Fianna Fáil leader Micheal Martin said "bureaucracy needs to be pushed aside" in order for the Government to deal with the coronavirus outbreak.
Mr Martin said Fianna Fáil and Fine Gael will continue talks on Government formation on Wednesday, but will today meet to discuss the latest updates on Covid-19.
“We won't be talking about corporate formation today, we'll be talking about the latest responses to Covid- 19, but on Wednesday negotiators from Fianna Fail and Fine Gael will continue discussions,” he told Newstalk’s Pat Kenny Show.
“Those would be held last Thursday, but obviously the announcement around school closures and that and the fallout from that, that didn't happen. The talks will continue this week. And, you know, we've had talks with Independents, we've had talks with the Green Party some weeks ago that were quite extensive.
“I think what behind all of this we can all begin to see now, there will be enormous economic consequences arising out of this virus. Significant economic, social and decisions would have to be taken in the coming months, I think this is a longer haul than people might have thought.
“My view is we have to just brush bureaucracy to one side, and make sure that people can cut through and get what's required done.”
He said a leadership which has the “focus of the majority and also the certainty of time” is necessary to deal with the economic consequences that will arise from the outbreak.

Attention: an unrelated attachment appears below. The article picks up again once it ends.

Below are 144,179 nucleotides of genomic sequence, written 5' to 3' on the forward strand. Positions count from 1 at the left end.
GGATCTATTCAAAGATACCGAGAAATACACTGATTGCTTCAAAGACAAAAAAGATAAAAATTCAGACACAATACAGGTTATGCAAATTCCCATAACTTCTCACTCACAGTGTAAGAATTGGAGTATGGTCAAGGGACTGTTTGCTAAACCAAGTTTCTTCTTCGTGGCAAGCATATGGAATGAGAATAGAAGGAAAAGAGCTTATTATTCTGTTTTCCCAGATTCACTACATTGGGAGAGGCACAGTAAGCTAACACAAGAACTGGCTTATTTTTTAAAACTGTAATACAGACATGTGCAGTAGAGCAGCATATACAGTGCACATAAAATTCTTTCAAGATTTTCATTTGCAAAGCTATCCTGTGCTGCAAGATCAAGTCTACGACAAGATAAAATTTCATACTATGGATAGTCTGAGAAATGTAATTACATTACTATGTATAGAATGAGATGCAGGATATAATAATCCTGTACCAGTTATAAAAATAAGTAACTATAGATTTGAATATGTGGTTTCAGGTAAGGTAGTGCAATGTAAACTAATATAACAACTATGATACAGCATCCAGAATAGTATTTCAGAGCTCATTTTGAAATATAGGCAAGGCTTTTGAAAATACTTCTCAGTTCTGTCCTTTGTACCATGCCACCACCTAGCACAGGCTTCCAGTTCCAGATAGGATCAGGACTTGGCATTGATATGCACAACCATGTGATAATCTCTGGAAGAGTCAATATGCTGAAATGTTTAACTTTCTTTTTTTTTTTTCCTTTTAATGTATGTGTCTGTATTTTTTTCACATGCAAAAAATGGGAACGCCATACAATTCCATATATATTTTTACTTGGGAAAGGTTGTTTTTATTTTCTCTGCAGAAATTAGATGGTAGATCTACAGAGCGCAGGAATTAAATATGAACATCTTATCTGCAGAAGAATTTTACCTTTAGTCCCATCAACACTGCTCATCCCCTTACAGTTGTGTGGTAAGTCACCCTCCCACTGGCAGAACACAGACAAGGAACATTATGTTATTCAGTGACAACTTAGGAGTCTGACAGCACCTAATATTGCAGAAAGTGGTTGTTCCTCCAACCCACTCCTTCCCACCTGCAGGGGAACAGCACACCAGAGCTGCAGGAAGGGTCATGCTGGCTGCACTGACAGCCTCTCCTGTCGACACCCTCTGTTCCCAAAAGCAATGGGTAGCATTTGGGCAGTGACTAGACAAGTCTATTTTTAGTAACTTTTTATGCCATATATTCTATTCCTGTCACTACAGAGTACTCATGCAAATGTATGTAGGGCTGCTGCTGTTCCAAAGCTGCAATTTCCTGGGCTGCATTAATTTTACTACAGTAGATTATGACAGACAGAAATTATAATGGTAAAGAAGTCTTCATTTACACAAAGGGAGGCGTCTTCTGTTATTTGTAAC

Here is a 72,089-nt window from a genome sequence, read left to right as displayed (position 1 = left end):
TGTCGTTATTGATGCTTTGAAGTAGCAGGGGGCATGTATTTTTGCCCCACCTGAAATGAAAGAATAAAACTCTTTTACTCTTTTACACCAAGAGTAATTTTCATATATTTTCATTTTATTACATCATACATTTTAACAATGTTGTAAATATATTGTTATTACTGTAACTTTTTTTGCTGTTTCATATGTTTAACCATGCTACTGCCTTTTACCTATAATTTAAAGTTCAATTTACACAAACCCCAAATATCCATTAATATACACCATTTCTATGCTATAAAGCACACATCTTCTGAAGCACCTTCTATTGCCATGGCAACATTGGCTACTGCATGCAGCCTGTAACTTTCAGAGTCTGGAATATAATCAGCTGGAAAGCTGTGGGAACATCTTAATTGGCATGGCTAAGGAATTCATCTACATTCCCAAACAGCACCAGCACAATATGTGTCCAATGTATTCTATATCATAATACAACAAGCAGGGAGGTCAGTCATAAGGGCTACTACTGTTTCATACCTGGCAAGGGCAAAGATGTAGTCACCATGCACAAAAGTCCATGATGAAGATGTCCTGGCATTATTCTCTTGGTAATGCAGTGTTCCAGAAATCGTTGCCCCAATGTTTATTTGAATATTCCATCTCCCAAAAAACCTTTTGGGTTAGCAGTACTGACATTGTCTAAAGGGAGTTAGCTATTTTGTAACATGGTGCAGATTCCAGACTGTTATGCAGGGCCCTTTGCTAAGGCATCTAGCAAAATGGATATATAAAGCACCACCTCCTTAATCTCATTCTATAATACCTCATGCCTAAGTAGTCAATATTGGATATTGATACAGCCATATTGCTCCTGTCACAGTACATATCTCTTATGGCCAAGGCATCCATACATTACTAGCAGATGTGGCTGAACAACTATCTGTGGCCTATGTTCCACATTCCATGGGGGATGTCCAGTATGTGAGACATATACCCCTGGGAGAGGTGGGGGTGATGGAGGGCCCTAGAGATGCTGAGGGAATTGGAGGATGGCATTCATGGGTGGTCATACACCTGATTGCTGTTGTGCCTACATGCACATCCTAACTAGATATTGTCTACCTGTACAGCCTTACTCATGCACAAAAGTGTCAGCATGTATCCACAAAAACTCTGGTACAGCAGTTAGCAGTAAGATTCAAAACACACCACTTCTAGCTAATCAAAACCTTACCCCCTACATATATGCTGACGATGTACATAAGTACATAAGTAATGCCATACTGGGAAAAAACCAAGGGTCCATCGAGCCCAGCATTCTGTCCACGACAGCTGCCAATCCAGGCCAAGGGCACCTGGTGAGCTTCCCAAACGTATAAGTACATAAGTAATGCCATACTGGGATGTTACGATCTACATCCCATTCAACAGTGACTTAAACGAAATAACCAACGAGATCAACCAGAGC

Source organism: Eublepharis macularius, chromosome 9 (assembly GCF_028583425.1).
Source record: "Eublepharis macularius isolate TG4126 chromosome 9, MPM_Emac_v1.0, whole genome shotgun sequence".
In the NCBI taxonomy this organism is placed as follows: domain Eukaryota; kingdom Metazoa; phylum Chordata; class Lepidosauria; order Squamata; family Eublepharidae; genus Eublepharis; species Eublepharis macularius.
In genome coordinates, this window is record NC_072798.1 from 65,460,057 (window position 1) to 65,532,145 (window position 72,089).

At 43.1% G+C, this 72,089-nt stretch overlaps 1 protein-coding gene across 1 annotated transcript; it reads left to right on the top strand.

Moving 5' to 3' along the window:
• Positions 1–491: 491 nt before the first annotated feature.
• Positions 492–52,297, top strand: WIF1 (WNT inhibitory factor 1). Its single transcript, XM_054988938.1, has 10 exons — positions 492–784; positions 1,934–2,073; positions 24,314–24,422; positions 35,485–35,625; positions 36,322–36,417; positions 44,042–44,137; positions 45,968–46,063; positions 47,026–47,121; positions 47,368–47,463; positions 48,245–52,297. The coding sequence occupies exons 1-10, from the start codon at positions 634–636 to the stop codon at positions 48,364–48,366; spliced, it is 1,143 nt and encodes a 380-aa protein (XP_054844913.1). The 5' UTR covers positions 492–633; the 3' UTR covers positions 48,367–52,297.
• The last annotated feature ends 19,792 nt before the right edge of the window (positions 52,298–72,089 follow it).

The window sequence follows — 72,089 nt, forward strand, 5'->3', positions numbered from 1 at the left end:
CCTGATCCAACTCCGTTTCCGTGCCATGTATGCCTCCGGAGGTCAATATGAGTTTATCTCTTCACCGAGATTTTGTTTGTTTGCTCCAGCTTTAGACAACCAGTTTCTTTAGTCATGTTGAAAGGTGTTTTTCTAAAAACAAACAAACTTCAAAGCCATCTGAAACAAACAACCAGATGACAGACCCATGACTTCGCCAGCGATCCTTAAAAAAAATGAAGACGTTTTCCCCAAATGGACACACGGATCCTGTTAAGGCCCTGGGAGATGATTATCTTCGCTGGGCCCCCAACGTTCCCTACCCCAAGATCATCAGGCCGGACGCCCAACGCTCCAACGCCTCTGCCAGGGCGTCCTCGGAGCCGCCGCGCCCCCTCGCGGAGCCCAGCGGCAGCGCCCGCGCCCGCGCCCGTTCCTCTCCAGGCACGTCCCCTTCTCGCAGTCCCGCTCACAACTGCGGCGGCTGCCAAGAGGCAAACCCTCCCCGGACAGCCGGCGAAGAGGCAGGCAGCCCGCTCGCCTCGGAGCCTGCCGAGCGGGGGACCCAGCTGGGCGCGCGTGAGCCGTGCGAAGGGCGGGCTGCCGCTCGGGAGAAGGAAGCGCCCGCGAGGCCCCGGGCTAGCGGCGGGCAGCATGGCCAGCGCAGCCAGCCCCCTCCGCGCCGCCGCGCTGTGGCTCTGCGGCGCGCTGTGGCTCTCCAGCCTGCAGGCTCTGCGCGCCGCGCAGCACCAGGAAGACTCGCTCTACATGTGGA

“These decisions do demand the Government I believe that that has the focus certainly of the majority and also the certainty of time to take them and deal with the consequences of Covid-19 and economic decisions that have to be taken as a result of this.”
Commenting on Northern Ireland’s policy to keep schools open despite growing fears around coronavirus, Mr Martin said the two Governments are working to create a “more harmonised” approach to tackling the virus in both jurisdictions.
“It’s regrettable to the extreme that we seem to have an almost political dispute on a public health issue and that's something that should have been avoided.
“I know work is underway to try and get a more harmonised position on the island in terms of the movement of people.”
He added that Irish health officials are in discussions with British health officials because “if they lose control of it that has obvious implications for us.”
When asked if the country is going into lockdown, Mr Martin said a clear definition of what that means is needed, as those in China are still free to go outside.
“I think you need to define what lockdown is. I don't think necessarily, I mean, people walking about in China, and all of them had masks, by the way, they insisted on that. But people could go into the marketplace and so on.”
Hospitals are preparing to move patients to alternative facilities from tomorrow to make room for an expected surge of people with Covid-19, as a leading expert predicted that 50,000 people could require critical care during the crisis.